WebinarThe Dragon Awakens - Why You Can't Avoid China's New Merger Control Regime
Tuesday, December 9, 2008
China's first comprehensive competition law, the new Anti-Monopoly Law (AML), commenced on August 1, 2008. In the first of our new series of webinars on the AML, we provided a comprehensive overview of the new law and the key potential areas of impact and compliance risk for both foreign and Chinese businesses. In this, the second program in our series, we focused on the AML's merger control regime, which dramatically alters China's antitrust review mechanisms for relevant transactions in and beyond China, and which introduces clear and substantial penalties for non-compliance. Hannah Ha, Christopher Kelly and Gerard O'Brien discussed the scope of the new regime in detail, focusing on:
- How to identify transactions that are subject to the new regime, and how to apply the new turnover-based mandatory notification tests;
- Minimizing transaction delays and information demands under the new regime;
- The specific concerns and methodologies of the Chinese officials charged with merger review; and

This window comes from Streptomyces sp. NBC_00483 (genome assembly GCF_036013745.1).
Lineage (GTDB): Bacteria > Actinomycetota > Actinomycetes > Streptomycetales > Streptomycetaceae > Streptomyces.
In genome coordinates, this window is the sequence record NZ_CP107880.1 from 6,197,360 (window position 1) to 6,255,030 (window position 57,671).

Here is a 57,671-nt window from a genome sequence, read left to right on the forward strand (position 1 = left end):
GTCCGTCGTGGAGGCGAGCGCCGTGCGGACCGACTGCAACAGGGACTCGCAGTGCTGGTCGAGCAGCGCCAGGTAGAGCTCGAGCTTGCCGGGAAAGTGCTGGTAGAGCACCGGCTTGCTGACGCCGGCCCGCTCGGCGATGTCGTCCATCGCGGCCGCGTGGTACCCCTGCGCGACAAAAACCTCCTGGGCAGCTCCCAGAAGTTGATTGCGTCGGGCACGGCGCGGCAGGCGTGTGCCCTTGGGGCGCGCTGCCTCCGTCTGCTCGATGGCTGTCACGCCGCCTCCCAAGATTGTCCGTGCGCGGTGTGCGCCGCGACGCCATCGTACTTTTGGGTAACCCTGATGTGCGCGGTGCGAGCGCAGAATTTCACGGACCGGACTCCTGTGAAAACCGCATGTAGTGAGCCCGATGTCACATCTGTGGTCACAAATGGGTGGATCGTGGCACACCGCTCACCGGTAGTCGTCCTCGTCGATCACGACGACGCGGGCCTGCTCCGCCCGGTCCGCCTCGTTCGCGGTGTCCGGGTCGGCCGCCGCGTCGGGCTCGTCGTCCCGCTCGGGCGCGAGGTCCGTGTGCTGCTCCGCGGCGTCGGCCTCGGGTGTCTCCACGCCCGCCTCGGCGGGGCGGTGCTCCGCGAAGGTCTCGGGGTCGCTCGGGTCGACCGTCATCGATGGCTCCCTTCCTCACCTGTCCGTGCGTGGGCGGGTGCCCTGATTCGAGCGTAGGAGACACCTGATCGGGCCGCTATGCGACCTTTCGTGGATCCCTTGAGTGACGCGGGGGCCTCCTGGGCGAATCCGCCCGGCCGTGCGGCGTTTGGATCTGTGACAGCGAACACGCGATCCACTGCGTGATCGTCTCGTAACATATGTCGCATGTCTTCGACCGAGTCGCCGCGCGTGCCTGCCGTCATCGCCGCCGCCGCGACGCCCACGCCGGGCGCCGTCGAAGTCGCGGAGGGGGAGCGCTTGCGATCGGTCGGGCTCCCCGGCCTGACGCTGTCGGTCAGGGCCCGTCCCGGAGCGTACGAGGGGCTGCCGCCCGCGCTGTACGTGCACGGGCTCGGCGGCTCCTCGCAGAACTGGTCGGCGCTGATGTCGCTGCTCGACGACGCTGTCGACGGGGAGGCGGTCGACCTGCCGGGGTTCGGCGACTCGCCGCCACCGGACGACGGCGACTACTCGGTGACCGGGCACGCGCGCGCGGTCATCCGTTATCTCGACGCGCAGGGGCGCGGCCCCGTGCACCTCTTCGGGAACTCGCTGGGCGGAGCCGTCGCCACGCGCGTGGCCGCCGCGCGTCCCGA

- Whether foreign firms are likely to face discriminatory treatment under the AML's antitrust and "national security" review provisions.
The panel also outlined key differences between the AML merger control regime and analogous regimes under US and European law. Updates were provided on several high-profile transactions undergoing AML merger review (including Coca-Cola's proposed acquisition of China Huiyuan Juice Group) and other recent developments, such as the newly circulated draft antitrust pricing rules.
Hannah Ha - Hong Kong
Christopher Kelly - Washington DC
Gerard O'Brien - Hong Kong
Presentation Slides (PPT)
Presentation Audio (MP3)
Full Presentation (WebEx)
AML Resource Page